The massive scandal that has taken Volkswagen AG by storm has also spread into Asia, where South Korea on Tuesday announced a probe into three of the automaker’s diesel-powered autos.
Volkswagen AG was on Friday accused by the US Environmental Protection Agency of cheating on emissions testing when diesel powered cars are involved and the automaker over the weekend admitted to the allegations as the chief executive officer Martin Winterkorn publicly apologized for breaching the consumer’s trust. On Monday, the market cap of the company was partially wiped out after shares plunged by almost 20 percent as the US regulators announced the penalties could be of up to $18 billion. Media reports are also pointing out now towards a criminal investigation started by the US Department of Justice, with several VW and Audi models involved – the Audi A3, VW Jetta, Beetle, Golf and Passat.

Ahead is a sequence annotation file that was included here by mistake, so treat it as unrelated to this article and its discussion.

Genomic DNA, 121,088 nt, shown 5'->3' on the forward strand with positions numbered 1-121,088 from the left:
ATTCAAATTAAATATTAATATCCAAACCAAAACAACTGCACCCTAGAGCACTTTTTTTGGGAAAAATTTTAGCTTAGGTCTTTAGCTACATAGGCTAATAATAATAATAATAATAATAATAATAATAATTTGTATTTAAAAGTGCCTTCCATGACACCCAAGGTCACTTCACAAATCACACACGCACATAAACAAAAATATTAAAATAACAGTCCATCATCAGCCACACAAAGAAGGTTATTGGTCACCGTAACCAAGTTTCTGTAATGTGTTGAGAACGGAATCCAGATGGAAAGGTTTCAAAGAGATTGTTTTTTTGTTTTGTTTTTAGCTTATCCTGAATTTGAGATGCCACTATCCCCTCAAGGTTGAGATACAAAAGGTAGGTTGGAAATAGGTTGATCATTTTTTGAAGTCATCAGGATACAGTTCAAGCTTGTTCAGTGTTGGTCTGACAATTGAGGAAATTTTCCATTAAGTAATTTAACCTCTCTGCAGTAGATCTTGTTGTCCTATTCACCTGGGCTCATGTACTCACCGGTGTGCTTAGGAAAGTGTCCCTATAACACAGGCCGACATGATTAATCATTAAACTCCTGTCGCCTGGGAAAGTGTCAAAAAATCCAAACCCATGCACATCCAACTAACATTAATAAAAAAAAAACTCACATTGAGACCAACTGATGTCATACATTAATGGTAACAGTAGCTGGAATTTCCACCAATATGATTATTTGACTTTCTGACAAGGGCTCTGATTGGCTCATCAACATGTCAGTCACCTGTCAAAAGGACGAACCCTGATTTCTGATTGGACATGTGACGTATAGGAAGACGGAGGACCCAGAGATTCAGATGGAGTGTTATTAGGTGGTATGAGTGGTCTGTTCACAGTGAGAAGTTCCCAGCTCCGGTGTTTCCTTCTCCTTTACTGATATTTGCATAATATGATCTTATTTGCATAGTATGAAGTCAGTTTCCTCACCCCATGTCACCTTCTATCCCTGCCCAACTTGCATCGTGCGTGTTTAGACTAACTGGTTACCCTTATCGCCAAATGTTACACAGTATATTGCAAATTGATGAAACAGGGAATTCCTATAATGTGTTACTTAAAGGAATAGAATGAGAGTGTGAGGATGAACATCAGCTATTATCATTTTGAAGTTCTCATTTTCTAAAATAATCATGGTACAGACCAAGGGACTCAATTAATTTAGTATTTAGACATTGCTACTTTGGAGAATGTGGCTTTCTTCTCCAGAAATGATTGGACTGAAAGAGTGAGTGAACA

Now the South Korean authorities have also decided to investigate 4,000 to 5,000 Jetta, Golf and Audi A3 models manufactured in 2014 and 2015, said Park Pan-kyu, a deputy director at South Korea’s environment ministry for Reuters. “If South Korean authorities find problems in the VW diesel cars, the probe could be expanded to all German diesel cars,” he added.
Meanwhile, German competitors Daimler and BMW claimed the accusations would not be applicable to their automobiles. The European Commission also added it maintained an open contact line with both the carmaker and US officials, but has refrained from saying if any of the group’s vehicles also breached European emissions laws.